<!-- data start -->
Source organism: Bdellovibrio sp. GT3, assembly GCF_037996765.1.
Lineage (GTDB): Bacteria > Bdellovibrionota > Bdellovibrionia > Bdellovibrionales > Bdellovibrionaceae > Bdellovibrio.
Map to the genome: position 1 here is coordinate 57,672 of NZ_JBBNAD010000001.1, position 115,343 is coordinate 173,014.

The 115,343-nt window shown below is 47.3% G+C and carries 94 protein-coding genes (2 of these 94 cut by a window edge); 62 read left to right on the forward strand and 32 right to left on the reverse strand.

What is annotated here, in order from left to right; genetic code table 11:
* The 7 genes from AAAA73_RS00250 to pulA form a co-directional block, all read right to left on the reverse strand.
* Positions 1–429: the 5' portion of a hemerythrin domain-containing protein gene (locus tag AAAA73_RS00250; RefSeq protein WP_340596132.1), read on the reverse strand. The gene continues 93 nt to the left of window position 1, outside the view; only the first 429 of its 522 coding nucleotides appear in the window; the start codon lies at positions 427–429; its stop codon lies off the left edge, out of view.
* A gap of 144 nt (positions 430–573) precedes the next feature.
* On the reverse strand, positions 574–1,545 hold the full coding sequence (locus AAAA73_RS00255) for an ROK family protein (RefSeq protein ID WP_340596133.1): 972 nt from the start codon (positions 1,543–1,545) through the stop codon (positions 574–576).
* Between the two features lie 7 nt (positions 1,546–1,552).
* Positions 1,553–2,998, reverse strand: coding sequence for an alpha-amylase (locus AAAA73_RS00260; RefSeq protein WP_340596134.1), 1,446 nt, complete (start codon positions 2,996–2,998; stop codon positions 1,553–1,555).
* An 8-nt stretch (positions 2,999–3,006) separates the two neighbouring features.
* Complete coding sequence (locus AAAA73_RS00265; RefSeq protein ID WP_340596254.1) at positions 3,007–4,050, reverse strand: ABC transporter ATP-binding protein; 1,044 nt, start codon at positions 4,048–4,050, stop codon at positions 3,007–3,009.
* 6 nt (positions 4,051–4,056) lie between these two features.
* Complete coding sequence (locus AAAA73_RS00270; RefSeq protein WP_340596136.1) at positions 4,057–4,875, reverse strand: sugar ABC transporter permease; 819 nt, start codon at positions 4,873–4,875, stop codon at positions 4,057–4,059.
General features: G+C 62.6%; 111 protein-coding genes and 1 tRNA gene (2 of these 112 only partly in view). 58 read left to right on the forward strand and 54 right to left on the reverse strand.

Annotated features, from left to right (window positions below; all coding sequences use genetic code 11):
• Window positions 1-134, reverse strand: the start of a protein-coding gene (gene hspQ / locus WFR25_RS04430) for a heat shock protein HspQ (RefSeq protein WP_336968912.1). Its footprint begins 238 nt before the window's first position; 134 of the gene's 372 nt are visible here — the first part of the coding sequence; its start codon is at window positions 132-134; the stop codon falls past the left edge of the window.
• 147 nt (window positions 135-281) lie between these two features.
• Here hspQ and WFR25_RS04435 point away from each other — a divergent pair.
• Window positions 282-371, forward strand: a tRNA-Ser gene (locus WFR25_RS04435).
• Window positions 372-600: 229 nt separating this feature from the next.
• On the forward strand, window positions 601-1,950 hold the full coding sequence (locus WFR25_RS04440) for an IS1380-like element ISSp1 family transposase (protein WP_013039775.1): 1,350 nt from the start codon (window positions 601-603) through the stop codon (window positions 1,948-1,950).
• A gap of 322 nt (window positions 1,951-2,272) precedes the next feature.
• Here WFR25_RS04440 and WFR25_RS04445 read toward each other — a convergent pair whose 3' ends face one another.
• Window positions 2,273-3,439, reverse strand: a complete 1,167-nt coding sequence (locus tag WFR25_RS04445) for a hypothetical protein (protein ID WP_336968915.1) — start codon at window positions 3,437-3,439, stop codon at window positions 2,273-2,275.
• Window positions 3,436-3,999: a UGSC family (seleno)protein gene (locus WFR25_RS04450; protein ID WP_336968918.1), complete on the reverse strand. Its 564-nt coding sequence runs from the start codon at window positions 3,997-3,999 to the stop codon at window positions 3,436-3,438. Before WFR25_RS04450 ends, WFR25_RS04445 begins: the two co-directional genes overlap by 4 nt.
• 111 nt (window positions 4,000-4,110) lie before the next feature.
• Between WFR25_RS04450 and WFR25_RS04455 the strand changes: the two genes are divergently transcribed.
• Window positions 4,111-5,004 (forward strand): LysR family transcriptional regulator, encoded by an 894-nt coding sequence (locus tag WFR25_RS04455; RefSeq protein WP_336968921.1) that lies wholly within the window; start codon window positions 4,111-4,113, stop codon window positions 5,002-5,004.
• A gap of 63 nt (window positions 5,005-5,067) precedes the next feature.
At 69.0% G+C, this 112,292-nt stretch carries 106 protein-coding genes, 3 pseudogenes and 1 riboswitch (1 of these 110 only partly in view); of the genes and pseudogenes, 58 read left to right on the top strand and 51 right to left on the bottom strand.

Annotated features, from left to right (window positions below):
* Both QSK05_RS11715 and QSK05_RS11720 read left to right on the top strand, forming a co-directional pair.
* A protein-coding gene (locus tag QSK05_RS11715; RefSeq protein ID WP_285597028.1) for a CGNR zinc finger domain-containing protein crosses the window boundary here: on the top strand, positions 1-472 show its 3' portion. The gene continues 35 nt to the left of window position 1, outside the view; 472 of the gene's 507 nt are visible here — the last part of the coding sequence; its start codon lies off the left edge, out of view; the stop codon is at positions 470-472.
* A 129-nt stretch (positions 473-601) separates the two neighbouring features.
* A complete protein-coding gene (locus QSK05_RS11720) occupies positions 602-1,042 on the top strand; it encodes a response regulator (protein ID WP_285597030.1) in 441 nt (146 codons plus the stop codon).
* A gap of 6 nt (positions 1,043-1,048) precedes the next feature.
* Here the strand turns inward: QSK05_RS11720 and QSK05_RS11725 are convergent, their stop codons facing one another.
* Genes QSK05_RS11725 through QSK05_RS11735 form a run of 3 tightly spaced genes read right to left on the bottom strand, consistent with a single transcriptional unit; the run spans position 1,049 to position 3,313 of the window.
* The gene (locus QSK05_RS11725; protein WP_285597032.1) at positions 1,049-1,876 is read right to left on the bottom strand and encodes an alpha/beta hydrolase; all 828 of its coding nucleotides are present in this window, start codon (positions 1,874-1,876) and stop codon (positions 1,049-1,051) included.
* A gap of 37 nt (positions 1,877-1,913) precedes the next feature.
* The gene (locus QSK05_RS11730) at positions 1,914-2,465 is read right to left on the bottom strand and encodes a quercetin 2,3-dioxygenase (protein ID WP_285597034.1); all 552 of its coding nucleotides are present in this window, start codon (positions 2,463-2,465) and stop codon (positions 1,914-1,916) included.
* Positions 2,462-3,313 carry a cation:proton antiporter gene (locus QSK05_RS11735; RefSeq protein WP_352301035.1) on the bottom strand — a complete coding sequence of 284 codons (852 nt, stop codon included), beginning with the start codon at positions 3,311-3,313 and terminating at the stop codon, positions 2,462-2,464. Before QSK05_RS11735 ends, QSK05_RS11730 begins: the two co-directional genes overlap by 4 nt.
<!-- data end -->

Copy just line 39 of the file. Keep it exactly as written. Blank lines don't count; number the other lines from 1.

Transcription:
* Here the strand turns inward: QSK05_RS11720 and QSK05_RS11725 are convergent, their stop codons facing one another.